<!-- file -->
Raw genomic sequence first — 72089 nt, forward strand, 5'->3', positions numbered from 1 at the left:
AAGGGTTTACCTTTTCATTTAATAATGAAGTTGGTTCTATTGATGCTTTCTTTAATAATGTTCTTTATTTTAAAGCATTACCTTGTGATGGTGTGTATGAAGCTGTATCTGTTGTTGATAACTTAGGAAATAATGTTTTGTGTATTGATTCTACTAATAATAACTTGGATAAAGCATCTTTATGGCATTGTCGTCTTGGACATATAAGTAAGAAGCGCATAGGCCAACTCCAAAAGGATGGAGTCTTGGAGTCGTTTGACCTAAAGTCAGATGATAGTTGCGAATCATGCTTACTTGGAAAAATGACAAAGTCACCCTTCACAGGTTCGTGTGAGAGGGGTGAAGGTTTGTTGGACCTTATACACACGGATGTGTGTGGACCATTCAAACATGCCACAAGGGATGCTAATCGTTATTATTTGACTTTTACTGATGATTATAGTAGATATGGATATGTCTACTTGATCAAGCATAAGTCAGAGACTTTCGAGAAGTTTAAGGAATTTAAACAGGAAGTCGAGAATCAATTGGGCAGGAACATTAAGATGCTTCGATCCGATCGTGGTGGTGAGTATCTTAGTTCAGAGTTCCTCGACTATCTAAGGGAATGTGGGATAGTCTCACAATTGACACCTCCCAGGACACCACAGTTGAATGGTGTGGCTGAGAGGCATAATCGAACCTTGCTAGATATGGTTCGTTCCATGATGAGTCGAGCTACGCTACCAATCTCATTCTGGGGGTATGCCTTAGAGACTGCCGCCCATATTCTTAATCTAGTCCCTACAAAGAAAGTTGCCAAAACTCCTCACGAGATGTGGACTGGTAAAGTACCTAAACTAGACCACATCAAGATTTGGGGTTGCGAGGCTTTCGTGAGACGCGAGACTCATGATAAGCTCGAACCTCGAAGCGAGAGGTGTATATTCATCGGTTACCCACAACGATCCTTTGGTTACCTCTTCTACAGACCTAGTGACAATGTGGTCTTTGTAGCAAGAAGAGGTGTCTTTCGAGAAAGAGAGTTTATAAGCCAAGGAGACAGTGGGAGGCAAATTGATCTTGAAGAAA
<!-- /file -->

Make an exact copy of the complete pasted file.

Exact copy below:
Raw genomic sequence first — 72089 nt, forward strand, 5'->3', positions numbered from 1 at the left:
AAGGGTTTACCTTTTCATTTAATAATGAAGTTGGTTCTATTGATGCTTTCTTTAATAATGTTCTTTATTTTAAAGCATTACCTTGTGATGGTGTGTATGAAGCTGTATCTGTTGTTGATAACTTAGGAAATAATGTTTTGTGTATTGATTCTACTAATAATAACTTGGATAAAGCATCTTTATGGCATTGTCGTCTTGGACATATAAGTAAGAAGCGCATAGGCCAACTCCAAAAGGATGGAGTCTTGGAGTCGTTTGACCTAAAGTCAGATGATAGTTGCGAATCATGCTTACTTGGAAAAATGACAAAGTCACCCTTCACAGGTTCGTGTGAGAGGGGTGAAGGTTTGTTGGACCTTATACACACGGATGTGTGTGGACCATTCAAACATGCCACAAGGGATGCTAATCGTTATTATTTGACTTTTACTGATGATTATAGTAGATATGGATATGTCTACTTGATCAAGCATAAGTCAGAGACTTTCGAGAAGTTTAAGGAATTTAAACAGGAAGTCGAGAATCAATTGGGCAGGAACATTAAGATGCTTCGATCCGATCGTGGTGGTGAGTATCTTAGTTCAGAGTTCCTCGACTATCTAAGGGAATGTGGGATAGTCTCACAATTGACACCTCCCAGGACACCACAGTTGAATGGTGTGGCTGAGAGGCATAATCGAACCTTGCTAGATATGGTTCGTTCCATGATGAGTCGAGCTACGCTACCAATCTCATTCTGGGGGTATGCCTTAGAGACTGCCGCCCATATTCTTAATCTAGTCCCTACAAAGAAAGTTGCCAAAACTCCTCACGAGATGTGGACTGGTAAAGTACCTAAACTAGACCACATCAAGATTTGGGGTTGCGAGGCTTTCGTGAGACGCGAGACTCATGATAAGCTCGAACCTCGAAGCGAGAGGTGTATATTCATCGGTTACCCACAACGATCCTTTGGTTACCTCTTCTACAGACCTAGTGACAATGTGGTCTTTGTAGCAAGAAGAGGTGTCTTTCGAGAAAGAGAGTTTATAAGCCAAGGAGACAGTGGGAGGCAAATTGATCTTGAAGAAA